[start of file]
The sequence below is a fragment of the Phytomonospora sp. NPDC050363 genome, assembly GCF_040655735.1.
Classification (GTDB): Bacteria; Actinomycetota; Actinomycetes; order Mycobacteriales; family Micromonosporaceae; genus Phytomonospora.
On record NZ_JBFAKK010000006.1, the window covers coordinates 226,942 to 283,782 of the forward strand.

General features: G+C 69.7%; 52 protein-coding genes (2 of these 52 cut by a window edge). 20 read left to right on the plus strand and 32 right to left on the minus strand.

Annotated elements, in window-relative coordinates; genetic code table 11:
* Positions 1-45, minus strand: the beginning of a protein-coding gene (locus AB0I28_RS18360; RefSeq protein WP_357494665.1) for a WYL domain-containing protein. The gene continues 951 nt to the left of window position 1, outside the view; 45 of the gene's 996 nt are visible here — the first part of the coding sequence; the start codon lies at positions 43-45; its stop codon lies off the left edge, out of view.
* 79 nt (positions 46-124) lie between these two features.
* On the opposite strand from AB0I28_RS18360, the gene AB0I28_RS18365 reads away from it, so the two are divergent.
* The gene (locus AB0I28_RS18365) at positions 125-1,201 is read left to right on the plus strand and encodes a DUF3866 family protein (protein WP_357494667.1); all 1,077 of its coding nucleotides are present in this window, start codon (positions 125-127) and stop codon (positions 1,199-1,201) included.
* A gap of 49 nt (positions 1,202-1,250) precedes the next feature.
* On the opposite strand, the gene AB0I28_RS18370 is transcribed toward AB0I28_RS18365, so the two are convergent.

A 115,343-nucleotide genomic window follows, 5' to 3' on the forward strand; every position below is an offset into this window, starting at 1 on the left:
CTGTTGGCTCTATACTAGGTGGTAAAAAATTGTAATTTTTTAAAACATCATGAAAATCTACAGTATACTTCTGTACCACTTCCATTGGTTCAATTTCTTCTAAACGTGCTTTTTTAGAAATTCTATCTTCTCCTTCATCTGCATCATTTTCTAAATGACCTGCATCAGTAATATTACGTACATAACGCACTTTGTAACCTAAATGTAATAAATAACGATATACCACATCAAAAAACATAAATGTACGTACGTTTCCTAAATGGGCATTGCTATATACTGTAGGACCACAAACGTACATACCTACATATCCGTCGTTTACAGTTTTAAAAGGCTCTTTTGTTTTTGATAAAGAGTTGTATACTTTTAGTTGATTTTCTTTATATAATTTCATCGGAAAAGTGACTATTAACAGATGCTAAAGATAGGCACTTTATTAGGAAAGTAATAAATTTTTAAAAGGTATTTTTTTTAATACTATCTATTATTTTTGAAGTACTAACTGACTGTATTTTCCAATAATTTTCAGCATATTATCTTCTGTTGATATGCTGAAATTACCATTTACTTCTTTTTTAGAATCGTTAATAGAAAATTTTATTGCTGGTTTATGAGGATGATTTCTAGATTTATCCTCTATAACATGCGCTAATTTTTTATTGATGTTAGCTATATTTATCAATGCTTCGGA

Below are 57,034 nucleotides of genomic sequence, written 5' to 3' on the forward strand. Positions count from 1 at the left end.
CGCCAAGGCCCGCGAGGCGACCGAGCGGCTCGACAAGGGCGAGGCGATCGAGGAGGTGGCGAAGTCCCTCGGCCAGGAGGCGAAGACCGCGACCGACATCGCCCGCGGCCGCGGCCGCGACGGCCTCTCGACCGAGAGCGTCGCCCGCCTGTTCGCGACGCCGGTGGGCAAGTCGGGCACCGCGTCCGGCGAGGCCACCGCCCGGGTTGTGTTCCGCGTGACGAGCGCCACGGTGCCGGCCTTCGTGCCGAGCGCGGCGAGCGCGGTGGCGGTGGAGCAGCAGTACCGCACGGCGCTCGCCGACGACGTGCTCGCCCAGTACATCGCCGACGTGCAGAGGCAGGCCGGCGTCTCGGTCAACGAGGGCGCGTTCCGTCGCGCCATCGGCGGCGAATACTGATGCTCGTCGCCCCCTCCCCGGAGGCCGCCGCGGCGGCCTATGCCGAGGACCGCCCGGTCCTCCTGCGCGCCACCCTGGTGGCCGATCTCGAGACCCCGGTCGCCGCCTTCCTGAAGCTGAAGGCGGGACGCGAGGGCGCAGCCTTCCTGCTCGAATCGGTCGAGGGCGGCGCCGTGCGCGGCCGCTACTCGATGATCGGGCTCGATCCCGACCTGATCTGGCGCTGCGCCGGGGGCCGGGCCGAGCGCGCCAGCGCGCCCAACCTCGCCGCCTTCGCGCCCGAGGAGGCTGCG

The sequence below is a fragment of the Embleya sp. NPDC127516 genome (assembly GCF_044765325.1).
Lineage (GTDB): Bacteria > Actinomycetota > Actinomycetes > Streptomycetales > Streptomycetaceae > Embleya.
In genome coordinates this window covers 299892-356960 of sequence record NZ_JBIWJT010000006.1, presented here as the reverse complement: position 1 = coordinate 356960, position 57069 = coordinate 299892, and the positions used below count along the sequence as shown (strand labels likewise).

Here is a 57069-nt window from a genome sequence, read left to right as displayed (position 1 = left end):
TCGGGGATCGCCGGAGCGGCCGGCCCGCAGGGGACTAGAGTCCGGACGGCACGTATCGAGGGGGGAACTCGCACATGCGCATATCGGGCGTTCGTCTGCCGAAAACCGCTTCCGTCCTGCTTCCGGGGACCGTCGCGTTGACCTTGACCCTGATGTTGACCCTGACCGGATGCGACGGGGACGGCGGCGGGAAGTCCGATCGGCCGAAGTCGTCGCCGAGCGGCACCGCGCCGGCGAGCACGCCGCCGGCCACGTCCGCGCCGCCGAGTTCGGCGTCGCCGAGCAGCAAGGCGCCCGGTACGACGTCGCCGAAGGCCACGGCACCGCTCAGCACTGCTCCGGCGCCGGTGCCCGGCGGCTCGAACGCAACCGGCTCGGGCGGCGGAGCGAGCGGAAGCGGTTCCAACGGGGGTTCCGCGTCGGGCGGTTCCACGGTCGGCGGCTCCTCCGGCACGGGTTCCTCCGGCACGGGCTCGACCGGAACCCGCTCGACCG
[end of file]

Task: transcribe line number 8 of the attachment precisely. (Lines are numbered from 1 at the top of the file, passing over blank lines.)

* On the opposite strand from AB0I28_RS18360, the gene AB0I28_RS18365 reads away from it, so the two are divergent.